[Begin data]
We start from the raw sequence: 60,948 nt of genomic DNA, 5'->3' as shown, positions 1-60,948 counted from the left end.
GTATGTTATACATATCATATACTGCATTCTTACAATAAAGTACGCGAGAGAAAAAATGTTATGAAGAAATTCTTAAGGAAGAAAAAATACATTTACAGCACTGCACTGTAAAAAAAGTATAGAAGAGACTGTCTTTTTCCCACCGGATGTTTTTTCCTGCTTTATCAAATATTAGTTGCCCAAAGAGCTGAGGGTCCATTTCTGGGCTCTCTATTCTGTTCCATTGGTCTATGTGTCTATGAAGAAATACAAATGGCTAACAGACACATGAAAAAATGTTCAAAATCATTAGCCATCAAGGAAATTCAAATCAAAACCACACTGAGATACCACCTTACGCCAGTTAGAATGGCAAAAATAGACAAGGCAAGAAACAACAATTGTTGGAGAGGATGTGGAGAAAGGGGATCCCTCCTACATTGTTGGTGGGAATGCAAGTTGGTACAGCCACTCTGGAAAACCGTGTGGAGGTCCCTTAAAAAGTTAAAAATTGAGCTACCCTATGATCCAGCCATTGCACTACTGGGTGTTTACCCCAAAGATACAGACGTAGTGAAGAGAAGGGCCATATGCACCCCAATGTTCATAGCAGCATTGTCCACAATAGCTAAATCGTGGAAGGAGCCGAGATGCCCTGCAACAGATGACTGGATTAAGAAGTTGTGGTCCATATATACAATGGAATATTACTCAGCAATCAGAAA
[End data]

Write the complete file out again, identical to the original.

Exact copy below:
We start from the raw sequence: 60,948 nt of genomic DNA, 5'->3' as shown, positions 1-60,948 counted from the left end.
GTATGTTATACATATCATATACTGCATTCTTACAATAAAGTACGCGAGAGAAAAAATGTTATGAAGAAATTCTTAAGGAAGAAAAAATACATTTACAGCACTGCACTGTAAAAAAAGTATAGAAGAGACTGTCTTTTTCCCACCGGATGTTTTTTCCTGCTTTATCAAATATTAGTTGCCCAAAGAGCTGAGGGTCCATTTCTGGGCTCTCTATTCTGTTCCATTGGTCTATGTGTCTATGAAGAAATACAAATGGCTAACAGACACATGAAAAAATGTTCAAAATCATTAGCCATCAAGGAAATTCAAATCAAAACCACACTGAGATACCACCTTACGCCAGTTAGAATGGCAAAAATAGACAAGGCAAGAAACAACAATTGTTGGAGAGGATGTGGAGAAAGGGGATCCCTCCTACATTGTTGGTGGGAATGCAAGTTGGTACAGCCACTCTGGAAAACCGTGTGGAGGTCCCTTAAAAAGTTAAAAATTGAGCTACCCTATGATCCAGCCATTGCACTACTGGGTGTTTACCCCAAAGATACAGACGTAGTGAAGAGAAGGGCCATATGCACCCCAATGTTCATAGCAGCATTGTCCACAATAGCTAAATCGTGGAAGGAGCCGAGATGCCCTGCAACAGATGACTGGATTAAGAAGTTGTGGTCCATATATACAATGGAATATTACTCAGCAATCAGAAA